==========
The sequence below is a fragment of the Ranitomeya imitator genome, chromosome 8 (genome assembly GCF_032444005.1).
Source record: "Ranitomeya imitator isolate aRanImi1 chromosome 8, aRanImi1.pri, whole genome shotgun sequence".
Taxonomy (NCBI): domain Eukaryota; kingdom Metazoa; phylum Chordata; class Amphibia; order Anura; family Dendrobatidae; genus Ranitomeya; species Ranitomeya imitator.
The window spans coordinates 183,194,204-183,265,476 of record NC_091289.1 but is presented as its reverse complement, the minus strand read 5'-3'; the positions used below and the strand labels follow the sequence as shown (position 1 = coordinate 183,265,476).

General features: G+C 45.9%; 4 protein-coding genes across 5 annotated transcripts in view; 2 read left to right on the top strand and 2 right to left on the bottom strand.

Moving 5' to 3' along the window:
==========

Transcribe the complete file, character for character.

The sequence below is a fragment of the Ranitomeya imitator genome, chromosome 8 (genome assembly GCF_032444005.1).
Source record: "Ranitomeya imitator isolate aRanImi1 chromosome 8, aRanImi1.pri, whole genome shotgun sequence".
Taxonomy (NCBI): domain Eukaryota; kingdom Metazoa; phylum Chordata; class Amphibia; order Anura; family Dendrobatidae; genus Ranitomeya; species Ranitomeya imitator.
The window spans coordinates 183,194,204-183,265,476 of record NC_091289.1 but is presented as its reverse complement, the minus strand read 5'-3'; the positions used below and the strand labels follow the sequence as shown (position 1 = coordinate 183,265,476).

General features: G+C 45.9%; 4 protein-coding genes across 5 annotated transcripts in view; 2 read left to right on the top strand and 2 right to left on the bottom strand.

Moving 5' to 3' along the window: